The Frequency Modulation (FM) technique of tranmission enhances noise-suppresion and rejection of unwanted signals, as long as the desired signal is sufficiently stronger than the noise or interfering signal.
A drawback to the FM techniques is that the reability of the signal when its strength is marginal (compared to noise or interference) is much lower than it would be with Amplitude Modulation (AM) methods.
This is one reason FM is seldom used in weak-signal work; AM (actually SSSC or single sideband supressed carrier) is much preferred in those cases.
posted 12-31-2001 01:17 AM ET (US)
Thanks for explaining this to me, jimh and triblet.
posted 01-01-2002 09:03 PM ET (US)
Ok,we have line of sight,antenna gain,
height of antenna,power/wattage.
In open water from boat to boat 20 to 25
miles should be possible.Now what about
sea tow or coast gaurd,how far offshore
should you still be able to contact them?
I have done a radio check with seatow at
As far as cell phones they are almost
One more thing,has anyone noticed all
the rattle noise from the coaxial cable
shaking around in the fiberglass antennas?
posted 01-01-2002 09:19 PM ET (US)
The CG has 9 dB gain antennas on mountaintops.
There are coverage charts for the CG's VHF
These charts are about right or a touch
pessimistic if you have a 6 dB gain antenna,
quite optimistic if you have a handheld with
its standard antenna.
Yes, I've heard a rattle inside the antenna
posted 01-01-2002 10:15 PM ET (US)
This might help a bit.
Think of your transmitter as a light bulb and your receiver as an eyeball. Antennae are reflectors and/or telescopes.
In theory, if you don't have line-of sight to the receiver, it doesn't matter what power or antenna you have.
If you do have line of sight, and efficient enough reflectors and telescopes, it doesn't matter how far it is.
In more practical terms, how high your antenna is, the greater your range. The more power, the easier it is to communicate. Think of 25 miles, max, with your antenna 15' above the surface.
Red sky at night. . .
posted 01-01-2002 11:56 PM ET (US)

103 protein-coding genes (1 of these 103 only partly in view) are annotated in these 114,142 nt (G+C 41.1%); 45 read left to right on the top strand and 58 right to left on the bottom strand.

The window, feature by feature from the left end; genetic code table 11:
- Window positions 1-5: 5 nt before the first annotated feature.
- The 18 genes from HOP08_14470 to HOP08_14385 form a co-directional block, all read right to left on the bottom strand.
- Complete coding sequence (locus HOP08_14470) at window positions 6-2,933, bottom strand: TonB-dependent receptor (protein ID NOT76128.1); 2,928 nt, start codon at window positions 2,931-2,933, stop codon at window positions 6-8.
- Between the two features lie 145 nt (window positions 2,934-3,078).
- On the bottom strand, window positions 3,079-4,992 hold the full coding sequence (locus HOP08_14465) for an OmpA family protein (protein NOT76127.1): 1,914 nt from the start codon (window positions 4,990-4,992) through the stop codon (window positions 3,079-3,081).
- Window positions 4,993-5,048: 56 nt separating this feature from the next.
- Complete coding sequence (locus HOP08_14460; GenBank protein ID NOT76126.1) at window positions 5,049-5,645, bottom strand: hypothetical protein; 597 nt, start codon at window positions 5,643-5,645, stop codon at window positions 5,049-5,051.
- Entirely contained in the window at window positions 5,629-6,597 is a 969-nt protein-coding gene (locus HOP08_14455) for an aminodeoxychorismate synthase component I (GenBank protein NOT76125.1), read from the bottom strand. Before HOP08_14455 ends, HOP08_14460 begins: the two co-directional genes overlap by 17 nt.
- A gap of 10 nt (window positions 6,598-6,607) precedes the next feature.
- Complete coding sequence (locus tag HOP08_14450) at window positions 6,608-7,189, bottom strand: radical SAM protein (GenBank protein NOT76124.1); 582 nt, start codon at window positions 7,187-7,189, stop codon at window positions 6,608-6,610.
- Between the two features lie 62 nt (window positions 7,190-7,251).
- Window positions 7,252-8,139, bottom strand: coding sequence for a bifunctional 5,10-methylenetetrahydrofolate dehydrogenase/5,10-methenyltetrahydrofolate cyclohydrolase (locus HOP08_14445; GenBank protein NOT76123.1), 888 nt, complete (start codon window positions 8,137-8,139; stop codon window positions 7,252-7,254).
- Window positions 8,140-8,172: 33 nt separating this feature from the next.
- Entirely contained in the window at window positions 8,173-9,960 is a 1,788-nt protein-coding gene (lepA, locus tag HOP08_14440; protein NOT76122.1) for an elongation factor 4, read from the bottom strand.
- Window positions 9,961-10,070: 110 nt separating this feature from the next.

Well put, JB.
Except that: VHF is only kinda line-of-sight.
Other frequency ranges are more or less
posted 01-04-2002 10:40 PM ET (US)
This is an interesting topic, and something that has confused me a bit.
Where my house in WI is, I am at the top of a hill that seems to be about 300 feet above and .5 miles from the bay in Ephraim WI (those that were at my house for the Door County Rendezvous party this summer know what I am describing). This house is also about 5 miles to the south of the water at Sister Bay.
On the top of my roof, I mounted one of those metal Shakespere whips that rag boaters stick on the top of their lightning rods...er...masts - about 3 feet. It hooks to a VHF I have in my garage ( for any FCC people out there, I am not operating a land based transmitting station without a liscense. This is just a hypothetical essay, and I would never intentionally violate any rules or laws).
Now, I am unable to contact or receive transmissions from Ephraim harbor, but I am able to do both to vessles and land stations in Sister Bay, or points farther. Would I be right in assuming that I may be shooting my transmission over the top of vessles that are nearer to me because of the steeper angle down to them over a shorter distance? Or is there some other force at work here?
posted 01-04-2002 11:13 PM ET (US)
You should be able to "work" stations in the nearby harbor. Perhaps you are shadowed by something intervening.
It is also possible to have some rather deep nulls in the antenna pattern at higher angles away from the horizon. Your antenna could have such a null exactly at the angle needed to receive signals from the harbor. This might be mirrored by similar nulls in the antennas of boats in the harbor, doubling the effect.
In television broadcast antennas, which are typically mounted 1000 feet above terrain, special attention must be paid to providing some radiation at sharp downward angles in order that receivers in the vicinity of the antenna (0-3 miles) will be able to get decent reception.